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There's a running joke with some of the people who work downtown. Whenever a big truck rolls down H Street near Ocean, they say they look out the window to see if the Lompoc Theatre marquee has fallen off.

But if you ask me, that theater is going to have the last laugh.

In exploring the issue, I've found that restoring the Lompoc Theatre has three things going for it — opportunity, feasibility and necessity.

You don't have to squint to see the potential for that building. After it first opened in 1927, the theater was the cultural hub of downtown Lompoc for decades. Given its prime location in the heart of downtown, a restored Lompoc Theatre would attract foot traffic, give businesses and restaurants an incentive to stay open late, and provide a new avenue for tourist dollars to come into town. The theater would also provide a unique service for Lompoc residents, as the city's only major venue for the performing arts.

Perhaps most importantly, a restored Lompoc Theatre can help us build a sense of community. In a town filled with commuters — like myself, who has to go off somewhere else to earn a living — a theater buzzing with concerts, plays, films and lectures gives us a place to simply sit down, spend the evening with our community, and enjoy being in Lompoc.

Unfortunately, this city has been lured before with big promises for the theater from the theater's current owner, the scandal-ridden LHCDC. Promises and potential don't fix the holes in the theater's roof by themselves.

Fortunately, with the right management and dedication, restoring a theater in a small, semi-rural town is feasible. In fact, it's been done, in Visalia and dozens of other cities and towns from across the country.

Finally, restoring the theater is the best option for Lompoc in part because we don't have any others. Those who propose tearing the theater down are maybe forgetting that demolishing the theater would cost an estimated $800,000, and then what? The lot next door has been vacant for decades. The next developer I see waiting to knock down the theater and build a mini-mall in its place will be the first.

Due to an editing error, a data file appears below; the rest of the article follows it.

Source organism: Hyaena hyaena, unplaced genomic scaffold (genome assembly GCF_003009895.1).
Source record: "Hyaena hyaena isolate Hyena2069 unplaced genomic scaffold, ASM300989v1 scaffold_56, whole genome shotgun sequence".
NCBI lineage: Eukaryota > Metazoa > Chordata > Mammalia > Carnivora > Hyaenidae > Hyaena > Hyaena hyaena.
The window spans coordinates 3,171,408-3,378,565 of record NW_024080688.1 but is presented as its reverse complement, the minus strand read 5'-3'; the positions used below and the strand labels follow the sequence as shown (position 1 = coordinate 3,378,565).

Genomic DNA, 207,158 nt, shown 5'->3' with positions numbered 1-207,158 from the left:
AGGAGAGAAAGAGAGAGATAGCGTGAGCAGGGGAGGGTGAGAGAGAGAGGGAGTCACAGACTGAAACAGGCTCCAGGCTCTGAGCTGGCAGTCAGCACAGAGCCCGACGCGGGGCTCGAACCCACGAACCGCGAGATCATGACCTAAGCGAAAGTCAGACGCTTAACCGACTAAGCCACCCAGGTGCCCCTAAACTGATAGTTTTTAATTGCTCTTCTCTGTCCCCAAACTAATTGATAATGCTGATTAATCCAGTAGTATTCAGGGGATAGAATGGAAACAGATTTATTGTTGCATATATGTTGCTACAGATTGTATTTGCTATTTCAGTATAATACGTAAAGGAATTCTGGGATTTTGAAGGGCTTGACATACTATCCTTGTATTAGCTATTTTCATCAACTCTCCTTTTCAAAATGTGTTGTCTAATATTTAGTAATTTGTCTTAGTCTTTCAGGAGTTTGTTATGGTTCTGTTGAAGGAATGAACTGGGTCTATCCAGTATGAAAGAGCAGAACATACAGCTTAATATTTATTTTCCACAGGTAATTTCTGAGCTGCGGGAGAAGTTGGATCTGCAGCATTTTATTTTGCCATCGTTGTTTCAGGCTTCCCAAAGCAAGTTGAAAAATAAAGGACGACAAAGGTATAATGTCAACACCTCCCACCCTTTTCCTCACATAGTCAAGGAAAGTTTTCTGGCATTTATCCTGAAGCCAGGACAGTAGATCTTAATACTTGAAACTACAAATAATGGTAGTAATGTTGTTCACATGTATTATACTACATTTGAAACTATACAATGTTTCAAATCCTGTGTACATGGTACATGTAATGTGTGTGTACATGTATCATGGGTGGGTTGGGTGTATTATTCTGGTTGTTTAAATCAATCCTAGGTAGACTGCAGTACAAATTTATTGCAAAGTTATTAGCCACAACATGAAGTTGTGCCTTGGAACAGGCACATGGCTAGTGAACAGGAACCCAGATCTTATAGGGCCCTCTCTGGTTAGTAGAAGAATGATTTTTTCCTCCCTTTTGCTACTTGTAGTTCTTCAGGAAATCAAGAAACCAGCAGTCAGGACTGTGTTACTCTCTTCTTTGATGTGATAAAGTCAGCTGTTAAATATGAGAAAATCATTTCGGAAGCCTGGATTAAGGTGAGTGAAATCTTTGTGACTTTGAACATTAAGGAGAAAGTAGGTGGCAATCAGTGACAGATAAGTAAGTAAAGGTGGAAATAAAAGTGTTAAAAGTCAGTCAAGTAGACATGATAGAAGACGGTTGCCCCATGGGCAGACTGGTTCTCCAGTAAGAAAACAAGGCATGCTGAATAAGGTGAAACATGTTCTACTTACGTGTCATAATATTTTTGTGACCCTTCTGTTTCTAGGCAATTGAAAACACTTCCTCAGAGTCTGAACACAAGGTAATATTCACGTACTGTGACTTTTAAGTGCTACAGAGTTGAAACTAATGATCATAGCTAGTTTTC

Lompoc cannot afford to create another empty lot in the heart of our downtown with no plan to fill it. Neither can we sit and wait while the theater continues to crumble — and the city's $225,000 bill from HUD comes due.

Restoring the Lompoc Theatre is the best and only choice for a renewed, vibrant downtown.

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City officials seemed to take this message to heart a few weeks ago when they took steps to resolve the liens on the Lompoc Theater property and negotiate its transfer to the Lompoc Theatre Project (LTP), which is a group of local volunteers and business owners who have recently created a nonprofit to take control of the theater and raise funds for its restoration.

I'm proud to say I'm one of those people. We're just getting started on our mission, and we have no illusions about how hard the task will be.

However, we believe in the promise of a restored Lompoc Theatre, and the possibility the commitment and determination of the people of Lompoc can make it happen. This project is no joke.

If you would like to contribute your time, skills or anything else to the Lompoc Theatre Project, please sign up at Howlin' Byroon's Music Exchange, or look up our page on Facebook. You'll be hearing more from LTP soon.

Steve Stormoen is a member of the Lompoc Theater Project, The Forward View is a progressive look at local issues that runs on Thursdays. For information, call 736-1897, or email